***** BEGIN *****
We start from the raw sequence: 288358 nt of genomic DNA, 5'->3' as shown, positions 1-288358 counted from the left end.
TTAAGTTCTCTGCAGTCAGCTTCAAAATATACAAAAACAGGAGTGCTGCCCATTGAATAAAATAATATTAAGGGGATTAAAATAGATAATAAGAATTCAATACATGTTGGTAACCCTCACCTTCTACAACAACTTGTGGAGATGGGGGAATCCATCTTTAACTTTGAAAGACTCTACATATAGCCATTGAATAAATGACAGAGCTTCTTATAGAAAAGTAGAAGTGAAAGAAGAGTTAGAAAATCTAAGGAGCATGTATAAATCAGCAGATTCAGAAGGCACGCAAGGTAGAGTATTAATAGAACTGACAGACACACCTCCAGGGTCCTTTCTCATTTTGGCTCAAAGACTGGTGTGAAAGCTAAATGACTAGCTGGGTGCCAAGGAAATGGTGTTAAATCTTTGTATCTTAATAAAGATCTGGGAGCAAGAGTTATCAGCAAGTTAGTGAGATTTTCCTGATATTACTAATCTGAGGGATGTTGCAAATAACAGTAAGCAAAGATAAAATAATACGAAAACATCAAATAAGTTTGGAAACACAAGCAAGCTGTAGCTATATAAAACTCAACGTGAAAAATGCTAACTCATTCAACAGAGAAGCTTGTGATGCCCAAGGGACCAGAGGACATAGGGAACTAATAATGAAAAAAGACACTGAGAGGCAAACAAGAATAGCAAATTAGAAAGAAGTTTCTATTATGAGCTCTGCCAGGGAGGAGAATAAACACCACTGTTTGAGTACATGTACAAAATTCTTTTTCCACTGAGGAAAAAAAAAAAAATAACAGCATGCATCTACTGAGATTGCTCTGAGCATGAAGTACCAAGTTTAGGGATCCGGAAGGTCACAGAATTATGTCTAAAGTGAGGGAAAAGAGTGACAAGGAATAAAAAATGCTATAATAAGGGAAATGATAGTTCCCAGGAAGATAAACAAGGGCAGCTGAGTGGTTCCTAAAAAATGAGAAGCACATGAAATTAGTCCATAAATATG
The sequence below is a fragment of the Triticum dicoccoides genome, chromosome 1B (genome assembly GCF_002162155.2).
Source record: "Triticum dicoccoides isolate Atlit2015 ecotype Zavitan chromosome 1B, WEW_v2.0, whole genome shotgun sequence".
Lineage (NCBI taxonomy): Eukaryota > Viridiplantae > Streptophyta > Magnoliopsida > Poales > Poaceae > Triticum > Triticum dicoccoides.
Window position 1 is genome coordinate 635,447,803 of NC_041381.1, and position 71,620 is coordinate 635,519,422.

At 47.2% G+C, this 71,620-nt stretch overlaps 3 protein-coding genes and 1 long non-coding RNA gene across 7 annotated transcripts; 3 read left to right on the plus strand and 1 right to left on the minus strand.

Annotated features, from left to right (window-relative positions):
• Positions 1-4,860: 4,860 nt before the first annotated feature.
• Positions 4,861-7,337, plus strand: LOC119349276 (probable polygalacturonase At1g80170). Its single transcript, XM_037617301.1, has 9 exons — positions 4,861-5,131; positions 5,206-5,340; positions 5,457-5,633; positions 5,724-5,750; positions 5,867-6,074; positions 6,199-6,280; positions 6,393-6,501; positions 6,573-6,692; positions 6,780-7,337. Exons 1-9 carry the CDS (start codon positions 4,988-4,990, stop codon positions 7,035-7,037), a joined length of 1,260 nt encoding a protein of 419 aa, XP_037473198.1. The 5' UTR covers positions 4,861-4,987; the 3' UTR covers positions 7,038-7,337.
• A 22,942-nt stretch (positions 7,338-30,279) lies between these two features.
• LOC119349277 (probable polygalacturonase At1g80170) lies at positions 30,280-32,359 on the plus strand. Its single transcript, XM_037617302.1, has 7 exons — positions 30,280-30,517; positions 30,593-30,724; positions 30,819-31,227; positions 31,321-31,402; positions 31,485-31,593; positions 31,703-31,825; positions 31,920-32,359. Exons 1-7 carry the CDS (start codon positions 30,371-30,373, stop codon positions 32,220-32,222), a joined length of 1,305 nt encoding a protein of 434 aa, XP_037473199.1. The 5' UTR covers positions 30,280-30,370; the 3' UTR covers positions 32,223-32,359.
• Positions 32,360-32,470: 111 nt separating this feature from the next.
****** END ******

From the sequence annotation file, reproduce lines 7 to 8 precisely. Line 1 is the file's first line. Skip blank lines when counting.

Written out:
At 47.2% G+C, this 71,620-nt stretch overlaps 3 protein-coding genes and 1 long non-coding RNA gene across 7 annotated transcripts; 3 read left to right on the plus strand and 1 right to left on the minus strand.

Annotated features, from left to right (window-relative positions):